• Virgin Galactic's Share Price Has Left the Stratosphere

    Virgin Galactic's Share Price Has Left the Stratosphere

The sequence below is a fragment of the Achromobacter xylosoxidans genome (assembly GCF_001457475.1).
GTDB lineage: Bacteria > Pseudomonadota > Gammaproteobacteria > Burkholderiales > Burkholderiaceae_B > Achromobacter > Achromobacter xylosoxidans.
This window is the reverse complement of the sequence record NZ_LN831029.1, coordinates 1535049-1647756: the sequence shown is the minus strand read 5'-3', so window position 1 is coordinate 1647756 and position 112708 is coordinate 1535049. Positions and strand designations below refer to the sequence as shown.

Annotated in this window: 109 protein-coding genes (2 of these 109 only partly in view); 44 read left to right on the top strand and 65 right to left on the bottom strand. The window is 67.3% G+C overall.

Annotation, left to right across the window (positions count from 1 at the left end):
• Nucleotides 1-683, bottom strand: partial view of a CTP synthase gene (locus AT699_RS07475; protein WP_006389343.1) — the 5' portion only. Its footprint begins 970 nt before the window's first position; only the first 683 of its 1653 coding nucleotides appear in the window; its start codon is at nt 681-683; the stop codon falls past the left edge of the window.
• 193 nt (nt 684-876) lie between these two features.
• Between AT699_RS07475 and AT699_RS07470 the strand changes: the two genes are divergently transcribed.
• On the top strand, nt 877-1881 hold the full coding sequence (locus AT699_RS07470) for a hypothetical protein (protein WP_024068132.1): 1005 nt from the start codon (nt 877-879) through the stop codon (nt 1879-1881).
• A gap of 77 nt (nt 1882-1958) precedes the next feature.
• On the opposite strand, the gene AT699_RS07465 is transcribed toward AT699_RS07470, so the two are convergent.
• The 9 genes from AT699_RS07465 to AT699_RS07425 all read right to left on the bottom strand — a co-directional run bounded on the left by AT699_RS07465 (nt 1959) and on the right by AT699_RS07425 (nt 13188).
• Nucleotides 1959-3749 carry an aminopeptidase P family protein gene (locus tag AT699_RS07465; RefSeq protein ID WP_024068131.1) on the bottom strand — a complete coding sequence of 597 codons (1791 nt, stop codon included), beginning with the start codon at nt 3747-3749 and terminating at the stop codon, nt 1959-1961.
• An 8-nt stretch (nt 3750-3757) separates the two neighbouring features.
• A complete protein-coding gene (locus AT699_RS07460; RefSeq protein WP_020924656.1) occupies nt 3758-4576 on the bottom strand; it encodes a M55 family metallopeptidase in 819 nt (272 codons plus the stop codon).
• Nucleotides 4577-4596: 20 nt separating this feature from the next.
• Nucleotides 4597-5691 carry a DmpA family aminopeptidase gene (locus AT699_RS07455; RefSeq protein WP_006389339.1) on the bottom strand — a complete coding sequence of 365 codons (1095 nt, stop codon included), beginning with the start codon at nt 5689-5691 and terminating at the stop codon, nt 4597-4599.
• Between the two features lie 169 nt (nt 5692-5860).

(Bloomberg Opinion) -- A year ago Richard Branson was on his private island, Necker, when the former Twitter executive Adam Bain came to see him with a proposal for how to take Branson’s suborbital space travel company public.The bearded British billionaire is doubtless glad he took the meeting: After an unsteady start, Virgin Galactic Holdings Inc.’s valuation has rocketed. The stock has surged more than 400% since a low in December, valuing the company at close to $8 billion, or almost 2,000 times the revenues it’s estimated to have generated in 2019. (For comparison, Uber Technologies Inc. trades on about 5.5 times last year’s revenue).Vieco USA, a Virgin-controlled entity, still owns more than half of the shares,(1) meaning Branson’s net worth — estimated by the Bloomberg Billionaires Index at about $5 billion before the listing — is suddenly a whole lot bigger. The loss-making company is now his most valuable asset. There haven’t been any big company developments to justify such market euphoria, which makes you wonder whether it’s sustainable. The stock gains since the start of this year are about double those enjoyed by Tesla Inc.’s rip-snorting shares.Several hedge funds, including Suvretta Capital Management, which owns 3.4% of Virgin Galactic’s equity, have profited from the surge but plenty of its peers are betting that a meeting with cold reality is inevitable. About 30% of the free float has been shorted, according to IHS Markit data. This space battle isn’t for the fainthearted, and there’s a danger that overenthusiastic retail investors end up getting hurt. On Thursday, the stock rose as much as 13%, erased all those gains, then fell as much as 18%, before closing broadly unchanged.In fairness, Virgin Galactic’s technical achievements are impressive, even inspiring. Branson’s company has spent years perfecting its product, giving it a head start in the nascent space tourism business. At $250,000 a ticket for a 90-minute flight (including a few minutes of zero-gravity weightlessness) it could prove to be pretty lucrative. The company might have almost $600 million of yearly revenue by 2023, according to a management projection.But, as I’ve noted before, a lot can go wrong when your business is carrying tourists into suborbital space and twitchy regulators are poring over your every move. Any unexpected delays or interruptions (never mind an accident) would cause the stock to swiftly lose altitude.As with Elon Musk’s Tesla faithful, Virgin Galactic’s fans don’t seem too bothered by these near-term challenges. One hope among investors is that the company will use the technology and experience gained from ferrying tourists into space to build a potentially far more lucrative market: intercontinental hypersonic flight.Yet the regulatory hurdles to launching such flights will be daunting. Perfecting the technology will require much more than the $430 million in net proceeds that Virgin Galactic received from the listing.(2)It’s conceivable, then, that the huge run-up in the stock — if sustained — might tempt Branson to raise more money, just as Tesla did last week with a $2 billion stock offering. The investor enthusiasm shown for Branson’s company won’t have escaped Musk’s attention either. His Space Exploration Technologies Corp. (SpaceX) has had no trouble raising money in private markets; it’s been valued at about $33 billion. But the Tesla founder is also considering a public offering of SpaceX’s internet offshoot, Starlink, in a few years, and any market fervor around space investing would make that easier. A hard landing for Virgin Galactic investors could change the dynamic.For now, Branson could afford to splash out on another private island if he wanted. Or maybe some acreage on the moon. (1) Vieco owns a 58.6% stake and Branson is the beneficial owner of 80.7% of that, according to this filing.(2) Virgin Galactic could receive a further cash boost if warrants conveying the right to purchase a total of 31 million shares are exercised for cash.To contact the author of this story: Chris Bryant at cbryant32@bloomberg.netTo contact the editor responsible for this story: James Boxell at jboxell@bloomberg.netThis column does not necessarily reflect the opinion of Bloomberg LP and its owners.Chris Bryant is a Bloomberg Opinion columnist covering industrial companies. He previously worked for the Financial Times.For more articles like this, please visit us at now to stay ahead with the most trusted business news source.©2020 Bloomberg L.P.